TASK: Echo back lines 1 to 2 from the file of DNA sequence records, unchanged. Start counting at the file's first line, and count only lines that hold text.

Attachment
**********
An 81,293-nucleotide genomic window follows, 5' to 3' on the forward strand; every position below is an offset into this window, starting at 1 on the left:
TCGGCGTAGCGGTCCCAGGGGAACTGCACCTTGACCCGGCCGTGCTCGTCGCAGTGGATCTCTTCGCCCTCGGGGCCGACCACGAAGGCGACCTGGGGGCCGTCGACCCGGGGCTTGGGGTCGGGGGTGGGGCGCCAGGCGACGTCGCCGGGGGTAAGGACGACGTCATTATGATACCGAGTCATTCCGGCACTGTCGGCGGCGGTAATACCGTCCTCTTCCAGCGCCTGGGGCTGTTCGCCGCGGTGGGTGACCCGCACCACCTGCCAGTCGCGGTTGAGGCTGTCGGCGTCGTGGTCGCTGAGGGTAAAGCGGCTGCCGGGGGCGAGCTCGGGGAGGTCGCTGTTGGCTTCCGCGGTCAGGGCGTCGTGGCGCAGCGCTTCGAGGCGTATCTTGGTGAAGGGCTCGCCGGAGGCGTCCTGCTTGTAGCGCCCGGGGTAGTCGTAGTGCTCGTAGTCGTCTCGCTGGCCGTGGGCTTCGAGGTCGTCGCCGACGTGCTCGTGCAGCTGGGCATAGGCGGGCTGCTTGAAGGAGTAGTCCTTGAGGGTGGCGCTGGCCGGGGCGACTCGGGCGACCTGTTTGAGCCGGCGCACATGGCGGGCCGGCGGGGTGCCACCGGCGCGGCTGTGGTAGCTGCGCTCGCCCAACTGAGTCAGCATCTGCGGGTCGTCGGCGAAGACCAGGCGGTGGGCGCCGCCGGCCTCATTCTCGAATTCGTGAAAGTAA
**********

An 81,293-nucleotide genomic window follows, 5' to 3' on the forward strand; every position below is an offset into this window, starting at 1 on the left:
TCGGCGTAGCGGTCCCAGGGGAACTGCACCTTGACCCGGCCGTGCTCGTCGCAGTGGATCTCTTCGCCCTCGGGGCCGACCACGAAGGCGACCTGGGGGCCGTCGACCCGGGGCTTGGGGTCGGGGGTGGGGCGCCAGGCGACGTCGCCGGGGGTAAGGACGACGTCATTATGATACCGAGTCATTCCGGCACTGTCGGCGGCGGTAATACCGTCCTCTTCCAGCGCCTGGGGCTGTTCGCCGCGGTGGGTGACCCGCACCACCTGCCAGTCGCGGTTGAGGCTGTCGGCGTCGTGGTCGCTGAGGGTAAAGCGGCTGCCGGGGGCGAGCTCGGGGAGGTCGCTGTTGGCTTCCGCGGTCAGGGCGTCGTGGCGCAGCGCTTCGAGGCGTATCTTGGTGAAGGGCTCGCCGGAGGCGTCCTGCTTGTAGCGCCCGGGGTAGTCGTAGTGCTCGTAGTCGTCTCGCTGGCCGTGGGCTTCGAGGTCGTCGCCGACGTGCTCGTGCAGCTGGGCATAGGCGGGCTGCTTGAAGGAGTAGTCCTTGAGGGTGGCGCTGGCCGGGGCGACTCGGGCGACCTGTTTGAGCCGGCGCACATGGCGGGCCGGCGGGGTGCCACCGGCGCGGCTGTGGTAGCTGCGCTCGCCCAACTGAGTCAGCATCTGCGGGTCGTCGGCGAAGACCAGGCGGTGGGCGCCGCCGGCCTCATTCTCGAATTCGTGAAAGTAA